(That’s our bookshelf, all neatly arranged now! – The books are arranged by color, but of course you can’t tell right here.)
Hello there! How was your weekend?
I spent mine eating and laughing and eating some more. Oh, that and carrying my baby nephew.
It was Family Weekend, with a racuous, food-filled housewarming party – ham, sausages, shortribs, salad, pesto & bread… and that was just the mains.
But first, in the afternoon, we picked up the divine, delectable Lana cakes for the “Guo Da Li” the next day. (I’ll explain what “Guo Da Li” is in a minute.)
The chocolate cakes are ohmygod-good.
I was loving the floor tiles outside the shop.
So, today, we had our “Guo Da Li” ritual, which translates to “Passing Over Great Gifts”, during which the groom’s family brings gifts to the bride’s family, and the bride then follows the groom back to his place bringing with her certain living essentials – a new set of bowls, chopsticks, spoons for the newlyweds, her pillow, a set of bedside lights, and her bridal dowry. It basically marks the start of planning for a life together, and the acceptance of the marriage by both families involved.
I didn’t manage to get photos at my house, but when we returned to M’s place I caught a couple shots – here is my bridal dowry box, in a delightfully kitschy gold and red, sitting atop the Lana cake box. (Which we devoured in no time, by the way.) The two bottles of cherry soda are the ‘return’ gift from my family to M’s – they are meant to gift it as a symbol of sweetness and thanks, and perhaps as a blessing of the marriage.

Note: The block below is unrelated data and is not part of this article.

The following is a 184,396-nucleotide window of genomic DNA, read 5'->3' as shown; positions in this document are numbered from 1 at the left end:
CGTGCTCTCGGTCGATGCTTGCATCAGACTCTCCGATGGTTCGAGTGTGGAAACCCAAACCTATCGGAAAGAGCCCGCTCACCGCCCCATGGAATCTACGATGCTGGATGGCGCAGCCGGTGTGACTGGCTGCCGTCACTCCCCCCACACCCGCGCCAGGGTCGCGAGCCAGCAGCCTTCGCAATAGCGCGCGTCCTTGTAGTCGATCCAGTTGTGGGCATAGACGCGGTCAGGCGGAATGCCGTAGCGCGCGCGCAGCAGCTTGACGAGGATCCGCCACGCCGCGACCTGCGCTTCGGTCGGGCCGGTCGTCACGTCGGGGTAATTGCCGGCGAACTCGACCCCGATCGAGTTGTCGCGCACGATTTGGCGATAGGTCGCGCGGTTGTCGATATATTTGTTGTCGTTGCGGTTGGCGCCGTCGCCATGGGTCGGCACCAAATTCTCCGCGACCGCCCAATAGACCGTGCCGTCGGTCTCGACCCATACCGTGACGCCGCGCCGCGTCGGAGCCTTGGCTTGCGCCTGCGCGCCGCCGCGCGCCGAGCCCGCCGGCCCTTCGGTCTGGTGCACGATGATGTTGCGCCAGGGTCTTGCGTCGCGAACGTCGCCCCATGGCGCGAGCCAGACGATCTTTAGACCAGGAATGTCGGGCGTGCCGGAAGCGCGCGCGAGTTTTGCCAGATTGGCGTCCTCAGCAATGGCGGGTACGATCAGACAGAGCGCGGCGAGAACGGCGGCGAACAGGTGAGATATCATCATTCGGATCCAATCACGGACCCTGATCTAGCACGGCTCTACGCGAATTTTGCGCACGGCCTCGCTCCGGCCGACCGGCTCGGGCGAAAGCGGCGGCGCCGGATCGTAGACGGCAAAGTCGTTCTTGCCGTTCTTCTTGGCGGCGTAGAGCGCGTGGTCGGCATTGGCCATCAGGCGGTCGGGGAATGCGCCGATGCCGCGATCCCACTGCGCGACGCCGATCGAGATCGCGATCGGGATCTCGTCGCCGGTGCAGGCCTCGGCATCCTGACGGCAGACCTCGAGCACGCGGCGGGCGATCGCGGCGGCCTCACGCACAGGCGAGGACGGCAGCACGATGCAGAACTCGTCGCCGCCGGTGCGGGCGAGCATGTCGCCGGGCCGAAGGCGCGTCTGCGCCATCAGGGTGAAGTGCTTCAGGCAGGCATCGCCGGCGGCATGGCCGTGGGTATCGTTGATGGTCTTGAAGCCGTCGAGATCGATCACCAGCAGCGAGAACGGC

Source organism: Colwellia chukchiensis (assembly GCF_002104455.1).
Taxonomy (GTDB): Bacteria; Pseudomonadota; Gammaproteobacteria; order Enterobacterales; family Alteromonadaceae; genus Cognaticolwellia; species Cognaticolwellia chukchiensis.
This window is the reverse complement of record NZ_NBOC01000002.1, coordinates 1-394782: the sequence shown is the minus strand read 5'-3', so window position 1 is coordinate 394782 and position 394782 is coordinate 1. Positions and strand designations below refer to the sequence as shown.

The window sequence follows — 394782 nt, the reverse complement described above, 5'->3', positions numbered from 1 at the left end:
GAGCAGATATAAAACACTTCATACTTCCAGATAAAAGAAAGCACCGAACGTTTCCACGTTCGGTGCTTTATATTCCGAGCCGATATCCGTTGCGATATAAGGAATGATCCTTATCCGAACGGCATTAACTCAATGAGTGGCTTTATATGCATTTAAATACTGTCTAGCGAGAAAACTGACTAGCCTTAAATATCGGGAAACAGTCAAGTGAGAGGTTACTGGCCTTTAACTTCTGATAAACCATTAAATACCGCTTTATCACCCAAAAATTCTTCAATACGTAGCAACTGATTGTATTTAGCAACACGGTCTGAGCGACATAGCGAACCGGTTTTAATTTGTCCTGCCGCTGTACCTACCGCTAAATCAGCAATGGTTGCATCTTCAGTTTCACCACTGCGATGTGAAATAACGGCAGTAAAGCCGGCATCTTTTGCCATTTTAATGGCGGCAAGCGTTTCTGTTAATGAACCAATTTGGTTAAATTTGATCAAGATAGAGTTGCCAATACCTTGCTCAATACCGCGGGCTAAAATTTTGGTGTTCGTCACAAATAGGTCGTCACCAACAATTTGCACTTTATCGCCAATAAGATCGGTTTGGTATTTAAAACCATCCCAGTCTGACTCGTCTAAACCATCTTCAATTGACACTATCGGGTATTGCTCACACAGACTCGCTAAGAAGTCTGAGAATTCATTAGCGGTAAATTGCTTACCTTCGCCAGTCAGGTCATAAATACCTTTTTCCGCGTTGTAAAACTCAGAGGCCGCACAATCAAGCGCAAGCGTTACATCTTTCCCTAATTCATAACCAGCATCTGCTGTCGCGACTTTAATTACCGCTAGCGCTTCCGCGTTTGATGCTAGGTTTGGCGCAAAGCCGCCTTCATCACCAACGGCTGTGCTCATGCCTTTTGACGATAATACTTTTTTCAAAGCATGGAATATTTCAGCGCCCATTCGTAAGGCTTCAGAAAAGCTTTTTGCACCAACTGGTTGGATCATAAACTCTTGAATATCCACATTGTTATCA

All in all, it was quite the experience… It was great to see both families celebrating, and I felt a sense of reverence for this tradition – but at the same time, I also had a sense of ambivalence towards it. It felt very irrelevant and remote from my lifestyle and beliefs, and yet I also respected that such rituals were a time-honoured, tangible way for families to cement blessings and honor momentous occasions together.
It was also an epiphany because it’s apparent how little I (and my generation, probably) know of these traditions… and how much we have to learn. The weight of cultural continuity sits on our shoulders! :)
Back to work tomorrow, fingers crossed for a great week!